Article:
Hawaii Pacific University student body president Selawe Tau, left, posed on campus last week with advisor Heather Hubbard. Tau, who is from Botswana, won two national awards from his country's president.

HPU student gets
2 national honors
in Botswana

The busy senior aims to become
president of his native country

By Pat Gee

Selawe Tau, a Hawaii Pacific University senior from Botswana, was too busy as a volunteer for Junior Achievement to go home to receive two national awards from his country's president in June.

It's not that Tau, a senior majoring in computers and tourism development, didn't think the awards were a great honor. It's just that Tau has a strict sense of responsibility and self-discipline, and a mission to "tell people about my country, what they can do to support us."

Instead of going home to pick up the awards, he sent his father, Steve Boseke Tau, who was delighted to meet the president and receive for his son the top "Minister's Choice" Outstanding Youth Award and a leadership award, two of the six national prizes presented every year.

Tau said he chose to go to school in Hawaii in 1988 because the isles and his South African homeland share a unique "antipodal" relationship since they occupy exact opposite positions on the globe.

In 1966, Hawaii Gov. John A. Burns led the U.S. delegation attending the celebration of Botswana becoming an independent nation from Britain's protectorate, Bechuanaland.

While the Texas-sized country is landlocked, and arid, compared to the lush, tropical island climate of Hawaii, "we both have the aloha spirit," he said.

"Hawaii is a model for us, too, a big brother to us," he said. Tau intends to take back home all he is learning about tourism development and cultural diversity while a student here.

Tau chose to attend Hawaii Pacific University particularly because "it is a good example of globalization; it has students from more than 107 countries. I've learned how people perceive others and learned about different cultures. There are people from countries I didn't even know about, and I'm able to interact with them. And I love Hawaii -- it's so diverse. I feel part of a team on everything," he said.

As president of the student government last year, Tau is pretty sure that he was the only president of a student body from Botswana, according to his research on the Internet. He is now a representative-at-large.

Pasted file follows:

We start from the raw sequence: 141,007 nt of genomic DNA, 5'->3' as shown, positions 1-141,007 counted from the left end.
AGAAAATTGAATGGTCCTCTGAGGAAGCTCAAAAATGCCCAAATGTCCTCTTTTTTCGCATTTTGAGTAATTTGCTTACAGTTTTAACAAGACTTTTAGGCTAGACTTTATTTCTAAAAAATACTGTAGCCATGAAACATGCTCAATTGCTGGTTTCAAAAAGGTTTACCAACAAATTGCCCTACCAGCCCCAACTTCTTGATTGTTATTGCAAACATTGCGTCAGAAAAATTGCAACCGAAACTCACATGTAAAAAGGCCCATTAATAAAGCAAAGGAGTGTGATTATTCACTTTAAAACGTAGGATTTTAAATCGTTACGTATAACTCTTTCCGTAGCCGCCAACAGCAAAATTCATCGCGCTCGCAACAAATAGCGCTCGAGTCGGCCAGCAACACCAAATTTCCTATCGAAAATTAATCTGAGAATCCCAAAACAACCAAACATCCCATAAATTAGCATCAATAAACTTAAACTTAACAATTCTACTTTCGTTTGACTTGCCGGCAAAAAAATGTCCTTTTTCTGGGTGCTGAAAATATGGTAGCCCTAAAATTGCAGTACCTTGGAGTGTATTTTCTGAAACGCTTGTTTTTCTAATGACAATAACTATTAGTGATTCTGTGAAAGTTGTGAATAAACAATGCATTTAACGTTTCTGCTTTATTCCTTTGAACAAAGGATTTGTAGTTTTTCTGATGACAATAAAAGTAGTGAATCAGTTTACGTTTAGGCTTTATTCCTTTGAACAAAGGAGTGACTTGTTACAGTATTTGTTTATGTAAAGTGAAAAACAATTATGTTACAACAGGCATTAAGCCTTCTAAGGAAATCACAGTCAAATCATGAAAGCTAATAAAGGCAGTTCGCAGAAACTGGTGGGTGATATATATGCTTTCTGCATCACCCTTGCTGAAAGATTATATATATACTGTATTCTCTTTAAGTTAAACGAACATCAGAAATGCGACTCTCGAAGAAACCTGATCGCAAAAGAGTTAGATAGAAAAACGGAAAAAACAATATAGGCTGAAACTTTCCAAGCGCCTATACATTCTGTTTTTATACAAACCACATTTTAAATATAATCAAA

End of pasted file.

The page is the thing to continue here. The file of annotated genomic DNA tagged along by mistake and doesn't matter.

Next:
Tau is fervent in his mission to tell people how different Botswana is from the African nations people usually associate with "poverty, war and disease."

People shouldn't assume that all African countries are alike based on what they see in the media, Tau said.

"People tell me, 'You from Africa? How come you don't look skinny and have a big stomach (from malnutrition)?'" he said.

Botswana is distinguished by "being the most democratic country in Africa, the least corrupt country. We are blessed with good leaders; we've never had a dictator. Education plays a big role. We sponsor students to go to other countries to learn" about government and economic development.

Although one of the worst catastrophes to hit Botswana has been AIDS, Tau said his country is making strides in checking the disease by educating everyone on the need to get blood tests and ways to prevent it.

"I want the world to know what we're like. Botswana can be a model for other African countries. They can learn from us," he said.

Tau has "always wanted to be president of Botswana. And I think I can realize that dream," he said.

By becoming involved with the community as a volunteer, he is working on making his dream become a reality.

Tau has helped paint school buildings in Mililani, done beach cleanup at Magic Island, adopted a section of Kamehameha Highway in Kaneohe for maintenance, and talked to students at Ewa Beach Elementary about his country.

One of the most fulfilling and "funnest" things for him to do was helping to build a house for Habitat for Humanity for a low-income family because "you are helping someone to have a better life."

Doing something to help others, "even if it is taking one moment to listen, it can be a life-saving moment -- is one of the best things you can do in your life," he said.

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